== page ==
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Addiction and drug abuse – Part 1: Helping a person with drug addiction

Addiction and drug abuse – Part 1: Helping a person with drug addiction

01-02 | CDAH Team

It is a common notion that people addicted to substances can get away from drugs if they are willing to change their habit. However, it is not as easy as it sounds. Addiction is a disease that alters the brain and replaces old priorities with drug seeking behavior.

According to the National Institute on Drug Abuse (NIDA), addiction is defined as a chronic, relapsing brain disease accompanied by compulsive drug seeking and use. It is considered a brain disease because drugs have the ability to change the structure and the functioning of the brain. Sometimes such modifications of the brain can have long-term effects that are generally harmful and can give rise to self-destructive behavior.

Various studies have explained how drugs can affect the brain. This information is vital because it has successfully helped those in need of treatment and made it possible for them to overcome their drug habit and lead fulfilling lives. As the frequency of drug abuse increases, certain regions of the brain that control functions like self-control, anxiety and stress receptors get affected. Drugs can also change the balance of chemicals like dopamine, serotonin, norepinephrine, acetylcholine in the body that control pleasure centers, moods, alertness and adrenaline, respectively.

Helping a loved one overcome addiction

It is a difficult task to convince a loved one to stop abusing drugs. A comprehensive treatment is required to start the journey to recovery. Most people with drug addiction often struggle to accept and acknowledge their predicament. It is advisable that friends and families should be a part of the intervention. Here are some steps to make a treatment successful:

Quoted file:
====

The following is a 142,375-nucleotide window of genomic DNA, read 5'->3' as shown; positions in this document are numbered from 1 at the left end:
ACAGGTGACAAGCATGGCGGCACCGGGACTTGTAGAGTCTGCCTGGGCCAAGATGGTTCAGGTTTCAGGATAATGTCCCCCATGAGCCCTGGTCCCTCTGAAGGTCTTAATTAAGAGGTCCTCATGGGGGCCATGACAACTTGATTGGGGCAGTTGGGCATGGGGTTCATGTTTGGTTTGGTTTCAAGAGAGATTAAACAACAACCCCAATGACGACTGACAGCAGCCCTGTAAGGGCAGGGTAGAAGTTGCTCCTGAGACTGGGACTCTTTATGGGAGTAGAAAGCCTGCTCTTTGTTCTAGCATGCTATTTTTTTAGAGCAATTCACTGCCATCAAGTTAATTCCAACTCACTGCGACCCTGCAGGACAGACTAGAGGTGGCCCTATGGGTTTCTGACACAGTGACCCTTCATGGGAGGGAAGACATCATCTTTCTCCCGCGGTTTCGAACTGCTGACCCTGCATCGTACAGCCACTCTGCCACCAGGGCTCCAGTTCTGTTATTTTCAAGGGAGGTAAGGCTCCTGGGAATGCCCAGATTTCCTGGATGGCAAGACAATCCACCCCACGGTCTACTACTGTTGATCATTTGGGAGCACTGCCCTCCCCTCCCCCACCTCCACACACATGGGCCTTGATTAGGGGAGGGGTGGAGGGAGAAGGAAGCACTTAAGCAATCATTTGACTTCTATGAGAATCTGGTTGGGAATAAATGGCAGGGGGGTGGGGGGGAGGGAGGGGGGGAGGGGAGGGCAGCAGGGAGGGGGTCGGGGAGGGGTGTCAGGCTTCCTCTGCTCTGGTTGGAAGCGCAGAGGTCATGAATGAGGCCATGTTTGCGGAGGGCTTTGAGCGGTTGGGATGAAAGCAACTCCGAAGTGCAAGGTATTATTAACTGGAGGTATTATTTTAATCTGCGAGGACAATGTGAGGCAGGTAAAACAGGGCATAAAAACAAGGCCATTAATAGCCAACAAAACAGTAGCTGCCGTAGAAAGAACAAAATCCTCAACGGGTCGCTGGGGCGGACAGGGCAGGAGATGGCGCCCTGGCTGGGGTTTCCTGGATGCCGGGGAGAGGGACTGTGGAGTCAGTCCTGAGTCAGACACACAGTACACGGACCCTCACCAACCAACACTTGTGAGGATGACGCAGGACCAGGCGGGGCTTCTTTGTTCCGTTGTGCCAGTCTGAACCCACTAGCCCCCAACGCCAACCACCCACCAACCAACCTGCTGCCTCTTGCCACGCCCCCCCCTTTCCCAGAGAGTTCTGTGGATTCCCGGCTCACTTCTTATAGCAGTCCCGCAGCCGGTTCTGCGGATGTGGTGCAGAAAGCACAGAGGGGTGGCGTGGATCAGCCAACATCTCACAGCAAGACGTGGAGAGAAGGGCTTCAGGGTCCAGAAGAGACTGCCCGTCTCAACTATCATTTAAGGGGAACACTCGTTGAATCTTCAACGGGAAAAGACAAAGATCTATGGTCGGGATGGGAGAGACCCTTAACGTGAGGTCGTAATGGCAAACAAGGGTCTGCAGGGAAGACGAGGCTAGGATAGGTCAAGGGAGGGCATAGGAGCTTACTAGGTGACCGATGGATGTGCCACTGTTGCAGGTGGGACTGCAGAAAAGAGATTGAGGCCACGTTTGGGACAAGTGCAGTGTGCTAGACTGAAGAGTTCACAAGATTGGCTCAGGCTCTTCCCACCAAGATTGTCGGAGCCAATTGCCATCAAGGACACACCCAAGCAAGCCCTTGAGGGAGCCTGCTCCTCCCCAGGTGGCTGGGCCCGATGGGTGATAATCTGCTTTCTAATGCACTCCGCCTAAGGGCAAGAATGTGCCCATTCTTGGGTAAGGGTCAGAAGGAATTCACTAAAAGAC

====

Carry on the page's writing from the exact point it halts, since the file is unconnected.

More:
• Draw a plan: One can create a planning group comprising family members and friends after consulting a certified counselor, addiction specialist, psychologist, mental health counselor, social worker or an interventionist, to help create an effective intervention plan.
  • Collect information: Group members can find out the extent of addiction and research on the sustainable treatment programs available. They can make arrangements to induct the loved one into a specific treatment program. They should also be aware of the symptoms accompanying the various addictions.
  • Organize the intervention team: The members of the team should choose a date to start the treatment. They should rehearse the message to be conveyed and should be present at the facility to show their love and support.
  • Prepare for various scenarios: Every member should be prepared about how they will react, depending on the loved one’s reply. For instance, everybody should be prepared mentally to command the loved one to move away from the substance.
  • Execute the plan: The loved one should be guided to the meeting point and every member should await his/her turn and communicate the concerns and feelings to the loved one. One should present the treatment options and ask the loved one to accept it immediately. It is important to maintain a positive atmosphere during the intervention session.
  • Follow up: This can include offering support to the loved one throughout the counseling, recovery and therapy sessions. Such support systems are critical so that the loved one can adhere to the treatment plan and avoid relapse.

Path to recovery

If you or a loved one is struggling with an addiction, it is important to seek professional help. Contact the Colorado Drug Addiction Helpline to locate the best drug addiction treatment centers in Colorado. Call at our 24/7 helpline number 866-218-7546 or chat online to know about the best addiction treatment centers in Colorado.

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